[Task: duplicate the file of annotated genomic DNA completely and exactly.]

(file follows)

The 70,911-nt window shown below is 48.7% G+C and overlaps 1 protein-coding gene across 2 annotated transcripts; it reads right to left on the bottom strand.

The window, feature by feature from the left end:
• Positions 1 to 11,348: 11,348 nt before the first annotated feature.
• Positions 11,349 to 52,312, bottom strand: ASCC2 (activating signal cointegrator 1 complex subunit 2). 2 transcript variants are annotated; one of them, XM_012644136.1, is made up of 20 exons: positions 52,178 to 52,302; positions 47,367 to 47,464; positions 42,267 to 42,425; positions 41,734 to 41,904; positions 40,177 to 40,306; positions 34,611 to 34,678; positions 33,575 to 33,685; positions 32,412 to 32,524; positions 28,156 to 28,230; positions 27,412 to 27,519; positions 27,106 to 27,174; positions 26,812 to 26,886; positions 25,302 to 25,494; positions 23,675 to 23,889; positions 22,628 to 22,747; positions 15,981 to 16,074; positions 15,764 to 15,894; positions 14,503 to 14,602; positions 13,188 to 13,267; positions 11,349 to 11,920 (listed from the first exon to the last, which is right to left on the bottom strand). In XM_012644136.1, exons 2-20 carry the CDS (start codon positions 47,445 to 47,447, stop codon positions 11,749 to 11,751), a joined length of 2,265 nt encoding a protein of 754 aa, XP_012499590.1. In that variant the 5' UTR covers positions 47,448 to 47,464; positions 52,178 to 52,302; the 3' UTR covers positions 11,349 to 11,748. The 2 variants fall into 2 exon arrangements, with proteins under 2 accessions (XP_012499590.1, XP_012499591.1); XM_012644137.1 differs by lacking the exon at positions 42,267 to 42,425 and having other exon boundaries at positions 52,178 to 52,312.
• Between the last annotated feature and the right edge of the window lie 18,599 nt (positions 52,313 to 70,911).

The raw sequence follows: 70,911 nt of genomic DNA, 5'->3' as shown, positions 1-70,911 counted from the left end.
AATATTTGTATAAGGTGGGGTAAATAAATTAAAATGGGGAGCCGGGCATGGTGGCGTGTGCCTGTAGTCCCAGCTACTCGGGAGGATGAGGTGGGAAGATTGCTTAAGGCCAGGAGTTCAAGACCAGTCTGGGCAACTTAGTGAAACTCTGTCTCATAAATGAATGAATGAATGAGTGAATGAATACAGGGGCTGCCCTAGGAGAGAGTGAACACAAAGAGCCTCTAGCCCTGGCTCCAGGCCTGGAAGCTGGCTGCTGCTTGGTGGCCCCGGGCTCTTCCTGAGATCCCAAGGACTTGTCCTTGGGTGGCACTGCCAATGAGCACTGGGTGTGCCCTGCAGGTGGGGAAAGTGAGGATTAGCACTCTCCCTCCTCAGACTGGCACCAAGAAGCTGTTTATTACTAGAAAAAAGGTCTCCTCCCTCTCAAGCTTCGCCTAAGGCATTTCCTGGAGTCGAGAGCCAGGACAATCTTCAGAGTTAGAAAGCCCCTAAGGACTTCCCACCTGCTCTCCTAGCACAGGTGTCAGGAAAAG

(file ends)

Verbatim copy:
The 70,911-nt window shown below is 48.7% G+C and overlaps 1 protein-coding gene across 2 annotated transcripts; it reads right to left on the bottom strand.

The window, feature by feature from the left end:
• Positions 1 to 11,348: 11,348 nt before the first annotated feature.
• Positions 11,349 to 52,312, bottom strand: ASCC2 (activating signal cointegrator 1 complex subunit 2). 2 transcript variants are annotated; one of them, XM_012644136.1, is made up of 20 exons: positions 52,178 to 52,302; positions 47,367 to 47,464; positions 42,267 to 42,425; positions 41,734 to 41,904; positions 40,177 to 40,306; positions 34,611 to 34,678; positions 33,575 to 33,685; positions 32,412 to 32,524; positions 28,156 to 28,230; positions 27,412 to 27,519; positions 27,106 to 27,174; positions 26,812 to 26,886; positions 25,302 to 25,494; positions 23,675 to 23,889; positions 22,628 to 22,747; positions 15,981 to 16,074; positions 15,764 to 15,894; positions 14,503 to 14,602; positions 13,188 to 13,267; positions 11,349 to 11,920 (listed from the first exon to the last, which is right to left on the bottom strand). In XM_012644136.1, exons 2-20 carry the CDS (start codon positions 47,445 to 47,447, stop codon positions 11,749 to 11,751), a joined length of 2,265 nt encoding a protein of 754 aa, XP_012499590.1. In that variant the 5' UTR covers positions 47,448 to 47,464; positions 52,178 to 52,302; the 3' UTR covers positions 11,349 to 11,748. The 2 variants fall into 2 exon arrangements, with proteins under 2 accessions (XP_012499590.1, XP_012499591.1); XM_012644137.1 differs by lacking the exon at positions 42,267 to 42,425 and having other exon boundaries at positions 52,178 to 52,312.
• Between the last annotated feature and the right edge of the window lie 18,599 nt (positions 52,313 to 70,911).

The raw sequence follows: 70,911 nt of genomic DNA, 5'->3' as shown, positions 1-70,911 counted from the left end.
AATATTTGTATAAGGTGGGGTAAATAAATTAAAATGGGGAGCCGGGCATGGTGGCGTGTGCCTGTAGTCCCAGCTACTCGGGAGGATGAGGTGGGAAGATTGCTTAAGGCCAGGAGTTCAAGACCAGTCTGGGCAACTTAGTGAAACTCTGTCTCATAAATGAATGAATGAATGAGTGAATGAATACAGGGGCTGCCCTAGGAGAGAGTGAACACAAAGAGCCTCTAGCCCTGGCTCCAGGCCTGGAAGCTGGCTGCTGCTTGGTGGCCCCGGGCTCTTCCTGAGATCCCAAGGACTTGTCCTTGGGTGGCACTGCCAATGAGCACTGGGTGTGCCCTGCAGGTGGGGAAAGTGAGGATTAGCACTCTCCCTCCTCAGACTGGCACCAAGAAGCTGTTTATTACTAGAAAAAAGGTCTCCTCCCTCTCAAGCTTCGCCTAAGGCATTTCCTGGAGTCGAGAGCCAGGACAATCTTCAGAGTTAGAAAGCCCCTAAGGACTTCCCACCTGCTCTCCTAGCACAGGTGTCAGGAAAAG